ArcExecutor includes a BytecodeSequence as well.

  The implementation of the _executor_label type will
  depend on whether you are using GCC or not.  If you're
  using GCC, then _executor_label is a void* and will be
  a pointer to a lebel in the source code.  Otherwise it
  will be an enumeration, which will be used in a switch
  statement for standard C.

  (GCC supports an extension to C / C++ where the pointer
  to a source code label can be taken using &&label.  In
  standard C / C++ this is not allowed.  This is used to
  speed up interpretation so we don't have to go through
  a switch statement, insted we just use indirect jumps)

  A BytecodeSequence is just a sequence of Bytecode's (the
  exact format is not yet well defined - might be a linked
  list for simplicity, or might do some hackery to put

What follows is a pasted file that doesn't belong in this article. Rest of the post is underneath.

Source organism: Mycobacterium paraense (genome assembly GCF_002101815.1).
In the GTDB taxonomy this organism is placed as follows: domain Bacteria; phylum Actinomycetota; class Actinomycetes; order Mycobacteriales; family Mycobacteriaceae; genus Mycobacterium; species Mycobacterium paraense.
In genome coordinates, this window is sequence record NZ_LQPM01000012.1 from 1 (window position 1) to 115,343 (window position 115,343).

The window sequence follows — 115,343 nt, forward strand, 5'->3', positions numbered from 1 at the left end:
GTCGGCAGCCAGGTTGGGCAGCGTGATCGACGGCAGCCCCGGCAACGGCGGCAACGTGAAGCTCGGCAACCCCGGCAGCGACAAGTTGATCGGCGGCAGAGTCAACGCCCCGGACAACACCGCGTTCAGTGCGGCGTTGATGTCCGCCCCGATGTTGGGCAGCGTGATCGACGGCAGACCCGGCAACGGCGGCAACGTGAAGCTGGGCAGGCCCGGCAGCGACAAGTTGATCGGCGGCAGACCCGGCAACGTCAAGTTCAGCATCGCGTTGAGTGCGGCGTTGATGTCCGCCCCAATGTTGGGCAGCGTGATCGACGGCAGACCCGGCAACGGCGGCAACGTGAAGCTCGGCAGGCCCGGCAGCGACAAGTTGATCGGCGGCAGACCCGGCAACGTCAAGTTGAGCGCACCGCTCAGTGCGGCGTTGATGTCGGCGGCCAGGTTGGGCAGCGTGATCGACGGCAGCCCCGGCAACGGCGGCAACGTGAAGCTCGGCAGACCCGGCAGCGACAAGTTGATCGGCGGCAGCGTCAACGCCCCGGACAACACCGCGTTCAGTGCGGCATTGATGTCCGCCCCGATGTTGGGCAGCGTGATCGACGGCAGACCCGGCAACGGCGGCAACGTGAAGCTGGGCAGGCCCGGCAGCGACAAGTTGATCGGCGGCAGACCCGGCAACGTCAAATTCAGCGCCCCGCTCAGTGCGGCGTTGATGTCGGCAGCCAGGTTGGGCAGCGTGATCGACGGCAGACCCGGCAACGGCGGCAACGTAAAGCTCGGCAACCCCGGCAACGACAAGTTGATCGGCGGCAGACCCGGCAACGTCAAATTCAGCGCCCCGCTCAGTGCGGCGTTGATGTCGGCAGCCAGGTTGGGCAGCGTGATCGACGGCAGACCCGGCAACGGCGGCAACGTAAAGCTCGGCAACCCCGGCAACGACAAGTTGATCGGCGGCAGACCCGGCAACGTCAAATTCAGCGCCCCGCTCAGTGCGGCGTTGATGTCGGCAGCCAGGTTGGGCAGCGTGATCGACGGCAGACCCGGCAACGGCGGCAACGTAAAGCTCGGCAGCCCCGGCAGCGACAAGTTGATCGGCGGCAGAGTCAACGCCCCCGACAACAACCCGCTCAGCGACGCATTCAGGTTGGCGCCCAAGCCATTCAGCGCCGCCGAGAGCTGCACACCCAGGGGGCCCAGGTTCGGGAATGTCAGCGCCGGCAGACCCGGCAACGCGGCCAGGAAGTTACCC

them into a vector).  Most Bytecode's are (like
  Executor's) just a wrapper around a _bytecode_label type,
  which (like _executor_label) will be either a void* or an
  enum depending on your C++ compiler.

  However there are two additional variants of Bytecode.
  One is the Bytecode with BytecodeSequence variant, called
  a SeqBytecode.  A SeqBytecode is used to represent an
  inner function prior to creation from a closure:

    arc2c AST:
    (%closure (fn (self k) (k (%closure-ref self 0)))
    SNAP symbolcode:
    ( (fn (check-vars 2)
          (local 1 #|k|#)
          (local 0#|self|#) (number 0) closure-ref
          (apply 2))
      (local 2 #|x|#)

  It's also used to represent an if:

    arc2c AST:
    (if x
        (k 0)
        (k 1))
    SNAP symbolcode:
    ( (local 2 #|x|#)
      ; the if contains only the then branch
      ; when flow of control enters the if, it won't
      ; leave the branch!
         (local 1 #|k|#)
         (number 0)
         (apply 2)